Don’t Flub Front-End Loading

Ignoring the early phases of front-end loading can imperil project success

By Dirk Willard, Contributing Editor

An operating company asked an engineering firm to develop a thermal oxidizer/scrubber system with triple redundancy. The firm reported back that the system would cost about $30 million. “That’s way too expensive,” the company responded. Finally, after three attempts, the company thanked the firm for its time, paid for the design, and said it had $10 million in mind. Now, here’s a company sorely in need of better front-end loading (FEL).

Invest engineering hours to circle back to modify the process.


This project was probably dead on arrival, or should have been in FEL-1 or, perhaps, FEL-0. Let’s talk about FEL-0. (By the way, an executive at the company told me there’s no such thing as FEL-0.)

FEL-0 defines how much a project is worth. When the Andrew Jergens Co. did an expansion, they spent years collecting and categorizing reliability problems that the expansion was to address. They knew their walkaway price, i.e., the tab the project couldn’t exceed. A company should identify that limit, based on a reasonable return on revenue (ROR) and product life, so it has a realistic basis early on for deciding whether a project is go or no-go.

I once presented a manager with two choices: replace the broken-down boiler we had or go out of business; the drums were done. However, determining the worth of a project often is far less clear. FEL-0 is when you decide whether to pursue several paths to select the best process and the rough scale of the project. You may choose to use a test kitchen approach to develop the project on a bench scale. The stakeholders must approve this plan.

After this stage, you should produce block and workflow diagrams to guide you through the next step, FEL-1, which defines the scope of a project. FEL-1 also could explore options. However, if that’s the case, don’t limit the engineering hours. I’ve seen some companies insist that FEL-1 be held to less than 100 hrs. In one project, I was asked to complete a statistical analysis of four years of desalter injection data. So, instead of developing a process flow diagram, a major equipment list and a simple control scheme, I was doing the FEL-0 work.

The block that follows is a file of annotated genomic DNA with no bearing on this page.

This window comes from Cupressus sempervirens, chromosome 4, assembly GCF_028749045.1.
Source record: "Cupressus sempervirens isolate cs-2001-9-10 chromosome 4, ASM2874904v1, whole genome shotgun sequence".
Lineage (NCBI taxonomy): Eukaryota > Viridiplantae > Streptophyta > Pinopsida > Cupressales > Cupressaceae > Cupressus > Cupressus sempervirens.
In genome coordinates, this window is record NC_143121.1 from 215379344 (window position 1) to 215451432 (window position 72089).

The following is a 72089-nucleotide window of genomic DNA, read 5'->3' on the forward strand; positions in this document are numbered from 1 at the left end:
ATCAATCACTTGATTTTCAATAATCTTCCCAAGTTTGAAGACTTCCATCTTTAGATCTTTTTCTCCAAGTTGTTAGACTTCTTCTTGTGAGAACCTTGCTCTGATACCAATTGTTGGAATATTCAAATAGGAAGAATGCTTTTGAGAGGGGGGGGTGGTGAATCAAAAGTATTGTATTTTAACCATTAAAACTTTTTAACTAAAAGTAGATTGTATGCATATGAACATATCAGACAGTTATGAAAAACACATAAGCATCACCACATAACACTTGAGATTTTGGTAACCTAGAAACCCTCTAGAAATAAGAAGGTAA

The next step, FEL-2, should provide a simple process and instrumentation drawing, a general arrangement and a ±50% budget estimate based on bid estimates of major equipment. You should define physical properties and materials of construction, simulate major equipment and prepare rough hydraulic models. Stakeholder buy-in is essential. You also should complete a process hazard analysis (PHA) at the end of this step as well as perform a constructability review. Seriously look at the schedule; tie-ins could take years and delay project completion. Many projects die at FEL-2 because of cost and scheduling issues.

FEL-3 is a continuation of FEL-2 — with attention focused on acquiring preliminary quotations for minor equipment. The goal of FEL-3 is to estimate the budget to within 80%. Evaluate the robustness of the design at the close of FEL-3: prepare a punch list of concerns such as instrument reliability and corrosion that must be addressed. FEL-3 is where cost savings are evaluated. Develop procedures for operating, startup and shutdown during this phase. FEL-3 also is when to bring in other disciplines; a common mistake is delaying this until the beginning of detailed engineering in FEL-4.

FEL-4 involves mostly electrical, civil, instrumentation and other engineers. Process engineering assumes a caretaker role: protecting the goals of the project and avoiding the pitfalls learned during the previous phases. A crucial point is to invest engineering hours to circle back to modify the process if development shows a better way; not doing this is another common cause of project failure. The final PHA takes place in the middle of FEL-4. The FEL-4 budget estimate should have ±10% accuracy. This is the final chance to kill a project.

One note on ROR: projects involving old technology tend to see their RORs drop during the design process while those using innovative technology tend to see RORs grow slightly. The reason is simple: people are comfortable with the old technology and, so, initially give it a higher-than-realistic ROR. If you’re modifying a plant, a ROR of only 25% in FEL-1 may drop in FEL-4 to a level at which the project no longer is viable.

The remaining phases involve constructability, commissioning, documentation, training and quality control. It’s important to bring the production, quality, maintenance and other groups into the project as stakeholders and eventual owners of the process. One of the most common difficulties is lack of engagement by these departments. When this is a problem, the project team must have a direct line to company management or all could be lost.


dirk.jpgDIRK WILLARD is a Chemical Processing contributing editor. He recently won recognition for his Field Notes column from the ASBPE. Chemical Processing is proud to have him on board. You can e-mail him at dwillard@putman.net

Show Comments
Hide Comments

Join the discussion

We welcome your thoughtful comments.
All comments will display your user name.

Want to participate in the discussion?

Register for free

Log in for complete access.

Comments

  • <p>This is a wonderful article. </p>

    Reply

RSS feed for comments on this page | RSS feed for all comments